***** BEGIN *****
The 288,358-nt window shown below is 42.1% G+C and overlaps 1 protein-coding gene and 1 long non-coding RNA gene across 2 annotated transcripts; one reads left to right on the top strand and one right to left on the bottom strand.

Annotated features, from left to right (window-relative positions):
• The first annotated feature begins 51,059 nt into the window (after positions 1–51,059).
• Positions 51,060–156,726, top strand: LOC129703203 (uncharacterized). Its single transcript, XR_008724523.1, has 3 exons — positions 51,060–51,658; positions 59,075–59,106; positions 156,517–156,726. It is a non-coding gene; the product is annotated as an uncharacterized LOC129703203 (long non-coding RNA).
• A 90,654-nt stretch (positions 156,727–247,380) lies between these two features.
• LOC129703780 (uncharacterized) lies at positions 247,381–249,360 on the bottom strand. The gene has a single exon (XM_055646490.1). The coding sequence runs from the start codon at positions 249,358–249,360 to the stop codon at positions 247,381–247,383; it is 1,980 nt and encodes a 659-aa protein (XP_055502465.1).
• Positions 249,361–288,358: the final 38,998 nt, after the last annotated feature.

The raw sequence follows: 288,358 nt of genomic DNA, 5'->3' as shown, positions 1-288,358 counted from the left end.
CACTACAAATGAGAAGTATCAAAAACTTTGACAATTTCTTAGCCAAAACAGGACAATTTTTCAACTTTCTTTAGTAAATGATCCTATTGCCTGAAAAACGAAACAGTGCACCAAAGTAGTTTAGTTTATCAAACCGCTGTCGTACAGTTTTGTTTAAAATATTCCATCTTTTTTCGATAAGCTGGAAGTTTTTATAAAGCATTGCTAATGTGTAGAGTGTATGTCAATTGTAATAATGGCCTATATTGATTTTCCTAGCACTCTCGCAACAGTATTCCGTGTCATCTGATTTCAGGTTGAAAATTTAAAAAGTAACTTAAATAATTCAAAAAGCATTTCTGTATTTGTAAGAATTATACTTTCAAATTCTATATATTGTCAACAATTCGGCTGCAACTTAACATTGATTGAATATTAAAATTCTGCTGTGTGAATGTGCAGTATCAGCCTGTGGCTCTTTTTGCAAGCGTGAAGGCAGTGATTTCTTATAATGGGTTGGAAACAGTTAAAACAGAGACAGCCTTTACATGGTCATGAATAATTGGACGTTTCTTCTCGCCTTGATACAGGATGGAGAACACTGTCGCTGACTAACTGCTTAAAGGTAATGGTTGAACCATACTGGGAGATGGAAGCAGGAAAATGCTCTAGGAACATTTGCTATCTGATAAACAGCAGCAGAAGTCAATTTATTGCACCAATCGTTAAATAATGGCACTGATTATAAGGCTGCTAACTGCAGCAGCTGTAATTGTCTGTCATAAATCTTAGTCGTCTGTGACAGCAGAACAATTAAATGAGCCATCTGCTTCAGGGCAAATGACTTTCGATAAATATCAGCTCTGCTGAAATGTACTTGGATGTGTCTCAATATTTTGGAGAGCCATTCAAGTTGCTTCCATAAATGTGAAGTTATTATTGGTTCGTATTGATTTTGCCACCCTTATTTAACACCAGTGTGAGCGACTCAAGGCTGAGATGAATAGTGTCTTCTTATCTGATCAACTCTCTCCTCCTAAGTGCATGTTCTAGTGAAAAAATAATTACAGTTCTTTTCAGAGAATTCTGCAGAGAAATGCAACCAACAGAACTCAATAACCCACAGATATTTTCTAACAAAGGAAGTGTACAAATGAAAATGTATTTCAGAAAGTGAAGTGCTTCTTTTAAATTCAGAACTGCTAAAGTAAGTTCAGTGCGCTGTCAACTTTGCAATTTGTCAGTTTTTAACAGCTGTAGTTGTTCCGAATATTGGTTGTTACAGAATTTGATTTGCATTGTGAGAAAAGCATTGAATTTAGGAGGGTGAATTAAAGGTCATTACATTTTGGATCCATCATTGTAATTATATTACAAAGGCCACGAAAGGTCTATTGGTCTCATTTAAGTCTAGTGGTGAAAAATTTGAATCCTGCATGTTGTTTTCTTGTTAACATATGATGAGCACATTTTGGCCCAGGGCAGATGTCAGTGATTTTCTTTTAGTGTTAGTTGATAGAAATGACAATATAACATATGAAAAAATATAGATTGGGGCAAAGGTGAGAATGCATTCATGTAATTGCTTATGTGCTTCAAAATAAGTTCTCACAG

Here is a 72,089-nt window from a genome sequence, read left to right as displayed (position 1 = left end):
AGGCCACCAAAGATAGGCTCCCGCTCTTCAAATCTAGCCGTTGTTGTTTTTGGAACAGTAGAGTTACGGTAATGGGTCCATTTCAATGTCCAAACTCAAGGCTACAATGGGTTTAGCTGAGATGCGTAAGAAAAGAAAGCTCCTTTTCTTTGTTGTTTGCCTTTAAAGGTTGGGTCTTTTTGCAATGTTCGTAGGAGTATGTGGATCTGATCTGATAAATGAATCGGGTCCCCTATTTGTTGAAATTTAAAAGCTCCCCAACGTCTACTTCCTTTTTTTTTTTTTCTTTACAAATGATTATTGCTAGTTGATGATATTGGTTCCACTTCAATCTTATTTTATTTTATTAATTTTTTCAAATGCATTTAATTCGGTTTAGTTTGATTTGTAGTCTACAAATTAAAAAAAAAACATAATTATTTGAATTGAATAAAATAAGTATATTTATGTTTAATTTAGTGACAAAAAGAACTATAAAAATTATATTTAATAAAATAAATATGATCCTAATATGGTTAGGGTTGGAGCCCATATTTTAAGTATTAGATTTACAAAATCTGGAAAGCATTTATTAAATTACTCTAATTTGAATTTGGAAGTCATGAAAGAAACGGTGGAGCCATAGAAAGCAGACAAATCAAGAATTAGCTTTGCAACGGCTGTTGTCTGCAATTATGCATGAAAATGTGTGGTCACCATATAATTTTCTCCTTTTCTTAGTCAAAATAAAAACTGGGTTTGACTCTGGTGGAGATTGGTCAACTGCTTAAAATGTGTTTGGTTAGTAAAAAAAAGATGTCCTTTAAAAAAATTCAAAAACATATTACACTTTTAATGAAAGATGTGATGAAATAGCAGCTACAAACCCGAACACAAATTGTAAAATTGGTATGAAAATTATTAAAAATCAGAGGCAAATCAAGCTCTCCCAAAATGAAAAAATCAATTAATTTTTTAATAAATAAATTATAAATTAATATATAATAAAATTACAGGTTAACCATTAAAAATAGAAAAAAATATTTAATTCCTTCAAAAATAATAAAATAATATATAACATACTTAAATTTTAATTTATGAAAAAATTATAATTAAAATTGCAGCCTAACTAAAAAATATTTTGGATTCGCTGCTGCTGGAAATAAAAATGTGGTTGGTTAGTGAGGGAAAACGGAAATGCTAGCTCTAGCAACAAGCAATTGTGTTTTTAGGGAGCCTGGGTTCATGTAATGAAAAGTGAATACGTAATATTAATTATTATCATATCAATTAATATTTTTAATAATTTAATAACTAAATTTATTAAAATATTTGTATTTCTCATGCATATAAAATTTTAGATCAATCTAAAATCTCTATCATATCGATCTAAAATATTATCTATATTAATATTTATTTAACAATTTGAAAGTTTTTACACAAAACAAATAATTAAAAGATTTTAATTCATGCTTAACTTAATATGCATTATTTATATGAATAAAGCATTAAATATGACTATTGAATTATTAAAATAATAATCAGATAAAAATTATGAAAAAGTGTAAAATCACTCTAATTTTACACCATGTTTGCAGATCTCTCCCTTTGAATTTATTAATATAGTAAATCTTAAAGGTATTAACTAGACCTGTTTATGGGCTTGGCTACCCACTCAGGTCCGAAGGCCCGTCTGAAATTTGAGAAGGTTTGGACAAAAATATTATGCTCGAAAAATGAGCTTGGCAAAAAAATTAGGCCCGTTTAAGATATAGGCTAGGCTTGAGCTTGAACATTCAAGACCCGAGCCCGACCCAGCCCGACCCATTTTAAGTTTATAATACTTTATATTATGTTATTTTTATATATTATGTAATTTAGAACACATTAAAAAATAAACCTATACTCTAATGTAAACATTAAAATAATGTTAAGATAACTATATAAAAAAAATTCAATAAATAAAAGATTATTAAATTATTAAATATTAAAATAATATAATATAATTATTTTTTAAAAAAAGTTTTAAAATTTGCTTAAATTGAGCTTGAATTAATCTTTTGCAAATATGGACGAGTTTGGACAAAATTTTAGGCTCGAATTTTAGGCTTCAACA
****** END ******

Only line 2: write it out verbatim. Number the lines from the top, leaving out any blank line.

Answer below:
Annotated features, from left to right (window-relative positions):